Office hours: Please note ours may vary on a day-to-day basis. Monday/Wednesday/Friday 8a-10p (Last Appointment 9pm) – Tuesday/Thursday/Saturday 8a-4p (Last Appointment 3pm) – Lunch 12p-1pm (Office closed)

  • Know the Foods That Should not be Shared with Your Dog

    Our pets are part of our family; we often let them sleep in our beds with us, take them to events, play with them, and treat them as surrogate children. Because we love our animals so much, it can be awfully tempting to allow them to indulge in all the splendors of human life—including our food choices. Even if you eat a healthy, well-rounded diet, sharing your food with your dog could be putting their health in jeopardy. Dogs digestive systems are based on their carnivorous nature—meats and proteins are the basis for their diet, and therefore the first ingredient in their food should always be protein. Our automatic thought process might tell us that fruits and vegetables are healthy for us, therefore they are also healthy for our pets. While this logic is thoughtful and seemingly reasonable, we must be careful not to assume that our pets bodies can handle a majority of the foods we wish to feed them. While many “human” food options are okay in careful moderation for dogs, there are some particular items that should always be left out of your pet’s diet. Here are some of the foods that should absolutely be kept from your dog:

    Pet Diet


    Chocolate is a delicious treat for humans, but it is toxic for dogs. Any kind of chocolate, particularly dark chocolates can have serious adverse side effects for your pet. Sometimes our animals act on their own accord while we are gone from the house, so it is important to keep any chocolate or chocolatey snacks away and out of reach from our dogs at all times. If you suspect that your dog has eaten chocolate or notice vomiting or diarrhea, you should not hesitate to contact an emergency veterinarian immediately. In more serious cases, chocolate consumption can result in severe health issues like heart problems and even seizures, or even lead to untimely death if consumed in mass quantities.


    Many of the foods that we humans prepare are seasoned or sautéed in garlic or onions—this includes garlic or onion powder. Garlic and other plants from the same category like onions and chives can cause your dog to become seriously ill after consumption. Furthermore, sometimes the physiological reaction doesn’t happen immediately, but after several days. If you notice that your dog is especially feeble or weak after eating something potentially including garlic, you should be sure to monitor their symptoms for several days. Fatigue in animals can be due to any number of issues; if symptoms worsen, you should take your dog to the vet right away.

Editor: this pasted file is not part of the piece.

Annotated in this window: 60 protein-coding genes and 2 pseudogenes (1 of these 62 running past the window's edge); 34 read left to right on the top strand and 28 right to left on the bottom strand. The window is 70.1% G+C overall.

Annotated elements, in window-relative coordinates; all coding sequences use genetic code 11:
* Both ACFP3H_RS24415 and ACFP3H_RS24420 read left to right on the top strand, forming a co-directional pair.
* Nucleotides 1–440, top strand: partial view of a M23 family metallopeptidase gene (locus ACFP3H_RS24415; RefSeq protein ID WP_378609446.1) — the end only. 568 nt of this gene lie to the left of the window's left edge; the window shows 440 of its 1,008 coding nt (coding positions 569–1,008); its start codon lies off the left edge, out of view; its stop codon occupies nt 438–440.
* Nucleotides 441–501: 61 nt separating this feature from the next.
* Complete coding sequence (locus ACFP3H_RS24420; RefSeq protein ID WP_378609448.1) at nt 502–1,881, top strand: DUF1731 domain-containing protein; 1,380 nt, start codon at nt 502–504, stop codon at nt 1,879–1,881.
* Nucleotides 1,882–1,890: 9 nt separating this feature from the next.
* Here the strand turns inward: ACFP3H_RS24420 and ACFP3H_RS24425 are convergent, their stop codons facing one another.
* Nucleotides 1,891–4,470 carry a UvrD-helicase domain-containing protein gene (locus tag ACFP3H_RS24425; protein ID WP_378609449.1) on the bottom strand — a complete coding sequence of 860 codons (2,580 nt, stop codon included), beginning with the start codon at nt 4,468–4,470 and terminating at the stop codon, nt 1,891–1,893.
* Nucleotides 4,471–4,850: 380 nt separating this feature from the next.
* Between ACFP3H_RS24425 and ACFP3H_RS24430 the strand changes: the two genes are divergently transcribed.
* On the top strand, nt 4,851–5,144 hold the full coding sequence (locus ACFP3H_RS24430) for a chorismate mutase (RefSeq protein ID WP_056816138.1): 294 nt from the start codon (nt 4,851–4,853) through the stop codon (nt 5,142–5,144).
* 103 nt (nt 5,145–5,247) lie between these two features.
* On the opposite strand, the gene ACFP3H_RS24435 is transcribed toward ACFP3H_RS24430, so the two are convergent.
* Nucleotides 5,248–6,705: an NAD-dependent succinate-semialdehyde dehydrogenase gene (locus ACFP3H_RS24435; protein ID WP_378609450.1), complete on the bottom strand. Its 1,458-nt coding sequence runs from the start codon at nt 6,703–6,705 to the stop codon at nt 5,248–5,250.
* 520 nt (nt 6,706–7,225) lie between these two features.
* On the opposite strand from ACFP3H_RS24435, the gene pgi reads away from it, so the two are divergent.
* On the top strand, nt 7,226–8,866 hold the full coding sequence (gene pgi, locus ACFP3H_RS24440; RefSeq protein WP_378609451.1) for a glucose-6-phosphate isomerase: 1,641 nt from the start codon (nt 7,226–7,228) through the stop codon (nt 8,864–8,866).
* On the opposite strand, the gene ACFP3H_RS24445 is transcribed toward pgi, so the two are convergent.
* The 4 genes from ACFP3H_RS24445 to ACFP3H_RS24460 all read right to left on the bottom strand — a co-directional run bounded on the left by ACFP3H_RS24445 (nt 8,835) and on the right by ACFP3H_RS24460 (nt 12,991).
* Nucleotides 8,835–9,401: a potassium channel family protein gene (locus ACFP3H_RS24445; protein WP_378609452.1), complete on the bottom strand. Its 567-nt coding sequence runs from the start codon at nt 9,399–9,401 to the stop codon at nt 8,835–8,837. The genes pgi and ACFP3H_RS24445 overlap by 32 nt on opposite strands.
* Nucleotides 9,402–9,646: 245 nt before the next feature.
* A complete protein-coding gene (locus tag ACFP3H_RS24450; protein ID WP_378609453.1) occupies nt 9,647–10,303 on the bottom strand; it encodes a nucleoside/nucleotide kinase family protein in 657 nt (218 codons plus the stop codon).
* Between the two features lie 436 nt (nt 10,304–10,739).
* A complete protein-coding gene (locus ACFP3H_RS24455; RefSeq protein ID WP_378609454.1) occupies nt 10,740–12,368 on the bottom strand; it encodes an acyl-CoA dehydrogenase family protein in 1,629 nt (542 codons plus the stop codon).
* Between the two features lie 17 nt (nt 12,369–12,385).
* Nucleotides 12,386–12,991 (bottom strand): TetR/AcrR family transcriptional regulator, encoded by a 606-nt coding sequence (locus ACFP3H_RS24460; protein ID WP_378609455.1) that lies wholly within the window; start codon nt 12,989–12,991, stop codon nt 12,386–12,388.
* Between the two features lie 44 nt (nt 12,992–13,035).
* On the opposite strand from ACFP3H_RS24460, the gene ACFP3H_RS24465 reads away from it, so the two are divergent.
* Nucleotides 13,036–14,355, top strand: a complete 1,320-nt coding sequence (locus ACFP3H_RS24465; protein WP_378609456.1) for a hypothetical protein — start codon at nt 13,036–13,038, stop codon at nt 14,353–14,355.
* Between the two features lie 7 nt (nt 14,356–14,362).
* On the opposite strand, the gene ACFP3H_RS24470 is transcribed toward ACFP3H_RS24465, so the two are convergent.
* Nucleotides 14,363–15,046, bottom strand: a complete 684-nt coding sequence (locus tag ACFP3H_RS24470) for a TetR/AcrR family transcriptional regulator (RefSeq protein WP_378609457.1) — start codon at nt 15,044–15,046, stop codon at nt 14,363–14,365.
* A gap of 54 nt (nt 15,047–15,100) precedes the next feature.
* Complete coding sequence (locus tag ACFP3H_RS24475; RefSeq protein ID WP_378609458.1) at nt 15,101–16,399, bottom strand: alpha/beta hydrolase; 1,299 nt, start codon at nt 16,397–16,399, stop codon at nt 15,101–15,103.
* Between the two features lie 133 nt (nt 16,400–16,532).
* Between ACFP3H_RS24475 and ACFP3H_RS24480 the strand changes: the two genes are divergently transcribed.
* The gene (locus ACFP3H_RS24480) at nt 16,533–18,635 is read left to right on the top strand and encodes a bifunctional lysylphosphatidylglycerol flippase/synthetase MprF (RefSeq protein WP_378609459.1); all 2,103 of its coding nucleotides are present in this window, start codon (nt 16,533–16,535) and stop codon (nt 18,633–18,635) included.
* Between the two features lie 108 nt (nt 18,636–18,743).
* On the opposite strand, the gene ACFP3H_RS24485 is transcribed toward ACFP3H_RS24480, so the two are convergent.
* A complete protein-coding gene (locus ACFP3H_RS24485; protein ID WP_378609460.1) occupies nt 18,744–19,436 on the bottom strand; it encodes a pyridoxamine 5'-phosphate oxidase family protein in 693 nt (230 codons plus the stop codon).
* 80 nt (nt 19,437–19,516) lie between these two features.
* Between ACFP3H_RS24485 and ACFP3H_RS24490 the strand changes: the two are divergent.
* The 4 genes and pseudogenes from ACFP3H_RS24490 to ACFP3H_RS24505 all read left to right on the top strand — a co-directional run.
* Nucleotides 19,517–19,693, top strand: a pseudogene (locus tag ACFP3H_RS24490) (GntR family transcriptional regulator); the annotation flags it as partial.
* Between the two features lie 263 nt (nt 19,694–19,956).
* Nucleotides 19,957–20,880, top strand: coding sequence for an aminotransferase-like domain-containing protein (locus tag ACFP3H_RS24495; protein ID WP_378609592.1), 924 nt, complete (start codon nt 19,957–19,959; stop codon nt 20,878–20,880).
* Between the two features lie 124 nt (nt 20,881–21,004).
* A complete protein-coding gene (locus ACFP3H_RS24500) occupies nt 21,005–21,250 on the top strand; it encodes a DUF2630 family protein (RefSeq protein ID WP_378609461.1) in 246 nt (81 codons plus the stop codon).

Ice Cream

    The classic scene of a dog sharing an ice cream cone with their human partner is nostalgic for most of us, and we sometimes envision our pets getting to enjoy such a treat with us. However, dogs should never eat ice cream, no matter how deliciously adorable you think it will be. In fact, most dairy products can cause digestive issues for dogs including milk and yogurt. Furthermore, the amount of refined sugar in ice cream is intolerable to their digestive systems. Most dogs respond well to even just ice cubes for a treat!

    Pet Eating Ice Cream


    Many dogs and humans alike have aversive reactions to cinnamon and other strong spices. Much like humans, dogs respond similarly to powdered cinnamon in respiratory issues. Cinnamon gets its intense flavor from the oils in it, and these oils can wreak havoc on our pets’ mouth. In fact, many humans have similar reactions to cinnamon, like bleeding gums or general sensitivity and discomfort.

    Dr. Ron’s Recommendations

    Giving our dogs treats and spoiling them with human foods is not the problem; what can lead to problems is feeding our pets foods that their bodies were simply not designed to handle. Although we come to view our dogs as one of us, we need to remember that they have special dietary needs and digestive systems that are different from our own. At Dr. Ron’s Animal Hospital & Emergency, serving the areas of Simi Valley, Moorpark, Thousand Oaks, Chatsworth, and other regions of Ventura County, CA, we make cater our services to every unique pet and pet owner that walks through our doors. We conduct allergy testing and provide information on how to care for your pets through a healthy diet so that you can know exactly what they can and cannot eat. If you have any questions about your pet’s diet, contact us today for more information or to schedule a consultation. We look forward to meeting you and your furry family members!

    posted on November 15, 2017 at 3:06 pm by Doctor Ron